Finsbury Park station
Location of Finsbury Park in Greater London
|Local authority||London Borough of Islington|
|Managed by||Great Northern
|Number of platforms||12 (8 National Rail, 4 Underground)|
|London Underground annual entry and exit|
|National Rail annual entry and exit|
|— interchange||1.411 million|
|— interchange||1.240 million|
|— interchange||1.142 million|
|— interchange||1.045 million|
|Original company||Great Northern Railway|
|Pre-grouping||Great Northern Railway|
|Post-grouping||London and North Eastern Railway|
|1867||Opened (Edgware branch)|
|1906||Opened as terminus (GNP&BR)|
|1932||Became through station (Piccadilly)|
|1954||Closed (Edgware branch, passengers)|
|1964||Closed (Northern City Line)|
|1970||Closed (Edgware branch)|
|1976||Opened (Northern City Line)|
|Lists of stations|
Finsbury Park station is a busy transport interchange in north London. The interchange consists of a National Rail station, a London Underground station and two bus stations, all interconnected. The main entrances are by the eastern bus station on Station Place. The National Rail ticket office here lies in between one entrance marked by the Underground roundel symbol, while the other is marked by the National Rail symbol, and provides direct access to the main line platforms. There is another exit by the western bus station along Wells Terrace, incorporating the Underground ticket office, plus a narrow side entrance to the south on the A503 Seven Sisters Road. The complex is located in Travelcard Zone 2.
The station is named after the nearby Finsbury Park, one of the oldest of London's Victorian parks. It is also used by many Arsenal supporters on matchdays, as the club's ground is just a short walk away.
When the Victoria line was built in the 1960s, the walls in Finsbury Park station were decorated with mosaics of duelling pistols, which can still be seen. This was based on a mistaken identification of Finsbury Park with Finsbury Fields, which was used by Londoners since medieval times for archery and sports, and also associated with 18th-century duels and one of the first hot air balloon flights. Finsbury Fields was close to the present-day Finsbury Square, 3 miles (5 km) south. At the same time the long entrance subways and the Wells Terrace booking hall (at the bus station end) were rebuilt to a high standard.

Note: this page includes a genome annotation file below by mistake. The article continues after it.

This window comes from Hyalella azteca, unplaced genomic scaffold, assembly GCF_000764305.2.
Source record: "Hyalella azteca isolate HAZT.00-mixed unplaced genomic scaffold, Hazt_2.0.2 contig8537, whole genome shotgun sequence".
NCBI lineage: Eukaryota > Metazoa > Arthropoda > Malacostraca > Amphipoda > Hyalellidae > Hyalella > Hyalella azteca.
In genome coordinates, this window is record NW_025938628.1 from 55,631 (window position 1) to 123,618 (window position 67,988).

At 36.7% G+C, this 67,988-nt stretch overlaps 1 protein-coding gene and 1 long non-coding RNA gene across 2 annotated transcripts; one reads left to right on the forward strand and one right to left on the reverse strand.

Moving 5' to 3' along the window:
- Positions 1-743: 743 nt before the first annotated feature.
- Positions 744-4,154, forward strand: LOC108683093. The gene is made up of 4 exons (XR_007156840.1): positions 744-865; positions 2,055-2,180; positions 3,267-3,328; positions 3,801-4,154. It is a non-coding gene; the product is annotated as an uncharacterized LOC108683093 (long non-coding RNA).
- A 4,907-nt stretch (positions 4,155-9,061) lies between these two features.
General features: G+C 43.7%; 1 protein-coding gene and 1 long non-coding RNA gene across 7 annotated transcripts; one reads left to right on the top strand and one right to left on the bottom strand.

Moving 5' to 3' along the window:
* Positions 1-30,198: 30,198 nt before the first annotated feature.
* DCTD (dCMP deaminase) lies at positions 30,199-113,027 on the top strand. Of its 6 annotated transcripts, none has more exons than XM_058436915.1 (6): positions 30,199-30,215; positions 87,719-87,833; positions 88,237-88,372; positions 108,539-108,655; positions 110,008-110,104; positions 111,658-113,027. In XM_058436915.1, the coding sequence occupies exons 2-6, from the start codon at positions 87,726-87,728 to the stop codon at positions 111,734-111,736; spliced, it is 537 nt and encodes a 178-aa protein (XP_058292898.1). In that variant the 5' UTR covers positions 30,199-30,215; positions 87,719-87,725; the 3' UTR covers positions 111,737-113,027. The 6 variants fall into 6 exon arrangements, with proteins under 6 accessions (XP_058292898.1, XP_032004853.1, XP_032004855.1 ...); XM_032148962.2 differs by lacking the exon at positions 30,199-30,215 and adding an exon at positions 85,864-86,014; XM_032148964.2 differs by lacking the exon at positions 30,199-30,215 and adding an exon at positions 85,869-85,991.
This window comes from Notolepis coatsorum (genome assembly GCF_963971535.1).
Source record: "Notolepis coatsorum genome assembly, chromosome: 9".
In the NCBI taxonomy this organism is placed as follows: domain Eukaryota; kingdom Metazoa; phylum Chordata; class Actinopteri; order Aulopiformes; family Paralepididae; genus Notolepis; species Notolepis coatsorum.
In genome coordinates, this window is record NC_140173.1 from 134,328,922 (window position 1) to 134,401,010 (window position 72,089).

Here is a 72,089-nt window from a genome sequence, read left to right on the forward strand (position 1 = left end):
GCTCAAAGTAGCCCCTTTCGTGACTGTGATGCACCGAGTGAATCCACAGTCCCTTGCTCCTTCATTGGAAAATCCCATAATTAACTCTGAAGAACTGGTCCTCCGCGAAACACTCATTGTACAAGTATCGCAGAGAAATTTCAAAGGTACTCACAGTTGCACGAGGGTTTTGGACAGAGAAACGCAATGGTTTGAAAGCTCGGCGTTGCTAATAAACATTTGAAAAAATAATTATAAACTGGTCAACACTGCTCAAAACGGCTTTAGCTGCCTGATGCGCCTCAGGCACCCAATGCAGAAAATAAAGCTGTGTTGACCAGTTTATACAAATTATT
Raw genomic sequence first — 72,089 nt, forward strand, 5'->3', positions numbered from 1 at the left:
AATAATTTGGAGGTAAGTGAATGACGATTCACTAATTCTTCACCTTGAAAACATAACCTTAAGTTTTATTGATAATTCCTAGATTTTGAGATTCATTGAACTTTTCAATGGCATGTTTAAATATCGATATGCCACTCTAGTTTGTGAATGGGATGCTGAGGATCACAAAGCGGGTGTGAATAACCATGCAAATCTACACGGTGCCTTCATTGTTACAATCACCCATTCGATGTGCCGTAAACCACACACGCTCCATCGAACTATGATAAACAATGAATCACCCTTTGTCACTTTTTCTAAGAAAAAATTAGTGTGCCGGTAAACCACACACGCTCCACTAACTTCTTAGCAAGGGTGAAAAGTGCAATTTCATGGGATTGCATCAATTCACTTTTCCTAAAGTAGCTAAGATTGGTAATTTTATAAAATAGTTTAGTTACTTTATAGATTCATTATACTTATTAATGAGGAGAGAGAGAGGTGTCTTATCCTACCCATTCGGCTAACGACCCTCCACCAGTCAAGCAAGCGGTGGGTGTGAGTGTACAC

Finsbury Park station has a long and complex history involving the participation of many railway companies and there have been various changes to the station infrastructure. British Transport Police maintain a presence at Finsbury Park and have a police station at the Wells Terrace entrance.
Ticket barriers were installed to platforms 1, 2, 5 and 6 in 2011.
- 1 History
- 1.1 1861 - Great Northern Railway
- 1.2 1867 - Edgware Branch
- 1.3 1904 - Great Northern & City Railway
- 1.4 1906 - Great Northern, Piccadilly & Brompton Railway
- 1.5 1932-1933 - Piccadilly line extension
- 1.6 1935-1954 "Northern Heights" plans and cancellation
- 1.7 1964-1968 - Victoria line
- 1.8 1970s - New connections
- 1.9 Future Development
- 2 Accidents and incidents
- 3 Current and future National Rail services
- 4 London Underground
- 5 Connections
- 6 In popular culture
- 7 See also
- 8 References
- 9 External links
1861 - Great Northern Railway
Finsbury Park is on the route of the East Coast Main Line from King's Cross to the north of England and Scotland. The southern section of this was built in stages during the 1840s and early 1850s by the Great Northern Railway (GNR). Tracks were first laid through Finsbury Park in 1850 to the GNR's temporary terminus at Maiden Lane just north of the permanent terminus at King's Cross (which opened in 1852). The first station at Finsbury Park opened on 1 July 1861 and was originally named Seven Sisters Road (Holloway).
1867 - Edgware Branch
Soon after the first station opened, the Edgware, Highgate and London Railway (EH&LR) began construction of a line from Finsbury Park to Edgware. The GNR took over the EH&LR shortly before its opening on 22 August 1867. The station was given its current name Finsbury Park on 15 November 1869. The Edgware branch platforms were on each side of the main tracks. The southbound ("up") track of the branch crossed over the main line by a bridge on its way into the station.
1904 - Great Northern & City Railway